Putting Abortion Question to Florida Voters is Unlikely to End Court Fights

Abortion-rights supporters celebrated last week when the Florida Supreme Court said voters could decide this fall whether to approve a state constitutional amendment protecting and expanding abortion rights in Florida. But the court also laid out a road map for anti-abortion groups to challenge any expansion, by raising the prospect of “fetal personhood.”

In concurring and dissenting opinions that accompanied the ruling, four of the seven justices on the conservative court indicated that they may interpret the State Constitution to grant fetuses the same legal rights as people, foretelling the next likely court fight over abortion. The proposed state constitutional amendment would guarantee access to abortion “before viability,” or before about 24 weeks of pregnancy.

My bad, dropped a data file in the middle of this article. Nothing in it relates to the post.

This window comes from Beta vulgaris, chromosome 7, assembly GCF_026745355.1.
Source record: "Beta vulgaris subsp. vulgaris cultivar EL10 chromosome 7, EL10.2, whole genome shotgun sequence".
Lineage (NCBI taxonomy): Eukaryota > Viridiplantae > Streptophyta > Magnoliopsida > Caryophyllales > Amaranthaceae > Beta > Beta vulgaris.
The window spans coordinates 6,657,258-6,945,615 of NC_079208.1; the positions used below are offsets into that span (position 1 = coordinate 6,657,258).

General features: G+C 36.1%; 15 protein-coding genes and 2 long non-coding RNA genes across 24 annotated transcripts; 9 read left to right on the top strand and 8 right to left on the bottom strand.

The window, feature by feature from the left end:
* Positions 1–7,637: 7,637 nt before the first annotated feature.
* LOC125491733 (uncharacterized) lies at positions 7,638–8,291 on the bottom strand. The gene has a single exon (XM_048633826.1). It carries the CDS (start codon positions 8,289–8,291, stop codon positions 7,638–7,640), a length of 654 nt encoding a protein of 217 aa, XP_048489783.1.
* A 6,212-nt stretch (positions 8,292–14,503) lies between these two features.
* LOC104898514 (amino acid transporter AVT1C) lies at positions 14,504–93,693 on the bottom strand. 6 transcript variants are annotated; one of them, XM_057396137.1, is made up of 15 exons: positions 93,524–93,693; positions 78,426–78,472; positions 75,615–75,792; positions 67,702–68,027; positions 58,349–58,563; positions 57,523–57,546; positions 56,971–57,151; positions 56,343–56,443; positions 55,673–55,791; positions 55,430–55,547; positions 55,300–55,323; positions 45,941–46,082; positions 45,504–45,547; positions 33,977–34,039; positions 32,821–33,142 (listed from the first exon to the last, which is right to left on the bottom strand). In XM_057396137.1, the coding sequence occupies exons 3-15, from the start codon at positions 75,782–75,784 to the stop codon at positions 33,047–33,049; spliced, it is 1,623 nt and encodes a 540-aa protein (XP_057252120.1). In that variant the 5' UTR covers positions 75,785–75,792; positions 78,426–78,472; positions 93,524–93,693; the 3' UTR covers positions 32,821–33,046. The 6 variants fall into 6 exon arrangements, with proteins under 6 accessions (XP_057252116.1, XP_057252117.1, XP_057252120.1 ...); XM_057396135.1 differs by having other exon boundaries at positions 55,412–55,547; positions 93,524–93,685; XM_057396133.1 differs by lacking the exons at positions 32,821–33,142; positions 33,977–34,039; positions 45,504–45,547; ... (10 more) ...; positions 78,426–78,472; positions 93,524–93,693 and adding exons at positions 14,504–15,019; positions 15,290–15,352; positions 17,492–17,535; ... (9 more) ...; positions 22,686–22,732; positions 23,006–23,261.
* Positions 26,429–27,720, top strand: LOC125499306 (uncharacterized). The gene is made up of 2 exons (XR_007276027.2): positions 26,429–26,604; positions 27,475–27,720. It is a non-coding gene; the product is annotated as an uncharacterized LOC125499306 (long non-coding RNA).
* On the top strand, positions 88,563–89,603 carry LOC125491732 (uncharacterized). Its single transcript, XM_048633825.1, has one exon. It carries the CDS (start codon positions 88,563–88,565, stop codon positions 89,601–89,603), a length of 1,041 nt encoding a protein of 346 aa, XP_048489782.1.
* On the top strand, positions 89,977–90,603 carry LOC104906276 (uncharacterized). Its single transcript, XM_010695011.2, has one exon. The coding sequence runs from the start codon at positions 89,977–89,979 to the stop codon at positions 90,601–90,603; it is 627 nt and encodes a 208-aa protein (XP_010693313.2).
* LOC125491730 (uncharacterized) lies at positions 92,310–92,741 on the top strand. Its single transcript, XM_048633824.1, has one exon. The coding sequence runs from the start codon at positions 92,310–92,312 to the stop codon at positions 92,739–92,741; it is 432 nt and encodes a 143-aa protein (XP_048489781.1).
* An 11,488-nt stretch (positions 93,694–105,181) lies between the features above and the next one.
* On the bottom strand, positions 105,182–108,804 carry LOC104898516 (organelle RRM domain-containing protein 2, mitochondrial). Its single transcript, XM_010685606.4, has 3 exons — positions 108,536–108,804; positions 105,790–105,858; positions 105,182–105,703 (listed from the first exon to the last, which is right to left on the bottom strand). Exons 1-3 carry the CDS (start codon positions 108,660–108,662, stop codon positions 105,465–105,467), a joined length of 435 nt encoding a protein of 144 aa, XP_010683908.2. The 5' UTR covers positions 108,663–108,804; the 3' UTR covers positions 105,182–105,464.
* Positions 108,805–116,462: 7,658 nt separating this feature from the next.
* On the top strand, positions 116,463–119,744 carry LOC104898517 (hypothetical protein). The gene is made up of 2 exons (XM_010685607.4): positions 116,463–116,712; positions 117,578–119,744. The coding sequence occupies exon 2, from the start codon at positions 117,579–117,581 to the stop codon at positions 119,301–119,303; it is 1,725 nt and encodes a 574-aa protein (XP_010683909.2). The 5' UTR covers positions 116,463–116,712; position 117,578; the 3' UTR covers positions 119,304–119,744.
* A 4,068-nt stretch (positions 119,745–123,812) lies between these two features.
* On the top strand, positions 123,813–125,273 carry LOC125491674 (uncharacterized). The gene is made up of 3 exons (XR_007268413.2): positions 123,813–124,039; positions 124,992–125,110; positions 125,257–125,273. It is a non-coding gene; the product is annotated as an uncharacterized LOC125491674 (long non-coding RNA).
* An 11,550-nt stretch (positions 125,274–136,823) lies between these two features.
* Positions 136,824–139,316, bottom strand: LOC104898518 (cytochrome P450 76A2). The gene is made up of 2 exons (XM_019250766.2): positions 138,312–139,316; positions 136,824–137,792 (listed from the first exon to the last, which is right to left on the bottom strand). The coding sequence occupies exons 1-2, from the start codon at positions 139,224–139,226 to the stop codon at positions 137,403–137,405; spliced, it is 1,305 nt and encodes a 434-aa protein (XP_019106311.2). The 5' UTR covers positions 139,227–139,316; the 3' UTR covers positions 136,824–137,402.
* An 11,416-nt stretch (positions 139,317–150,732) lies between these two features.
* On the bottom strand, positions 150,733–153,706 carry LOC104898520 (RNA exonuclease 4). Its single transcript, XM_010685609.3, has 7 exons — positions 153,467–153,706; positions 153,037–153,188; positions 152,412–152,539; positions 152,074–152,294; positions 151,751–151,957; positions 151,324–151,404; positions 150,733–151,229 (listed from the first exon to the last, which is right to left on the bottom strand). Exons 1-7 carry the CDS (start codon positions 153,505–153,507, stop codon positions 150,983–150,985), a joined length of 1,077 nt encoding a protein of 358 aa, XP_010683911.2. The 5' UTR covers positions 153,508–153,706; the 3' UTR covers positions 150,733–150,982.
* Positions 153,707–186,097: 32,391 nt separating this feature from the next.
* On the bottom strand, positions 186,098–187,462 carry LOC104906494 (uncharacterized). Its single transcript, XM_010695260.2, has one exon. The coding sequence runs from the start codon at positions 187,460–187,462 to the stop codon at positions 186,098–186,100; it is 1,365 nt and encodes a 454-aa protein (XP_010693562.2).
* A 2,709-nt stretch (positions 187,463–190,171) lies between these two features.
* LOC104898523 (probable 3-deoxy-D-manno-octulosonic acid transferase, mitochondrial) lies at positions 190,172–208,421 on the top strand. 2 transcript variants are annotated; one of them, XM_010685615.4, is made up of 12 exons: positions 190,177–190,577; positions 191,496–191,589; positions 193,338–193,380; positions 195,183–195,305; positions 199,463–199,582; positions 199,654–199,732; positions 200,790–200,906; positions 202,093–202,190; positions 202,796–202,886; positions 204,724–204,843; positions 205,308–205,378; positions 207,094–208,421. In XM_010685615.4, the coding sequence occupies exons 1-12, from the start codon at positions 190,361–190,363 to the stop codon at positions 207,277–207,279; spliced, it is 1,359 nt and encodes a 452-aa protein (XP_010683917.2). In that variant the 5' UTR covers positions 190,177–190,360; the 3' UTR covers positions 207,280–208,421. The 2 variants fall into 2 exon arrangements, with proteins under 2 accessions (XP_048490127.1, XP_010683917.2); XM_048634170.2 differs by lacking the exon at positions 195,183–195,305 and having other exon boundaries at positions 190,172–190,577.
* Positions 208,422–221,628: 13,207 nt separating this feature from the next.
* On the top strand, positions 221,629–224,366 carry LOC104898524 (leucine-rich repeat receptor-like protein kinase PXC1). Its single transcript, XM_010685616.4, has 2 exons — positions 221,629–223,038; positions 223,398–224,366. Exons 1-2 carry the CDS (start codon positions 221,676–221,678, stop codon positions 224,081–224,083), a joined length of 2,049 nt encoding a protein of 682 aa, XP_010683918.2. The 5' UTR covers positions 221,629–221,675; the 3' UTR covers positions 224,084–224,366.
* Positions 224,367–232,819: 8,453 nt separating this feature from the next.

“If this does pass — but even if it doesn’t pass — I think that there is an open door to go to the Florida Supreme Court,” said Mathew D. Staver, a lawyer for two anti-abortion groups that oppose the ballot measure, the Liberty Counsel and Florida Voters Against Extremism.

Anti-abortion activists have promoted the fetal personhood legal strategy since the U.S. Supreme Court eliminated the federal right to abortion in 2022. What has been perhaps their biggest success came in February, when the Alabama Supreme Court held that a frozen embryo should be considered a person, opening a new front in the legal debate over abortion.

What was striking in Florida was that the argument was not raised by one of the lawyers opposing the abortion ballot measure, but rather by the court.

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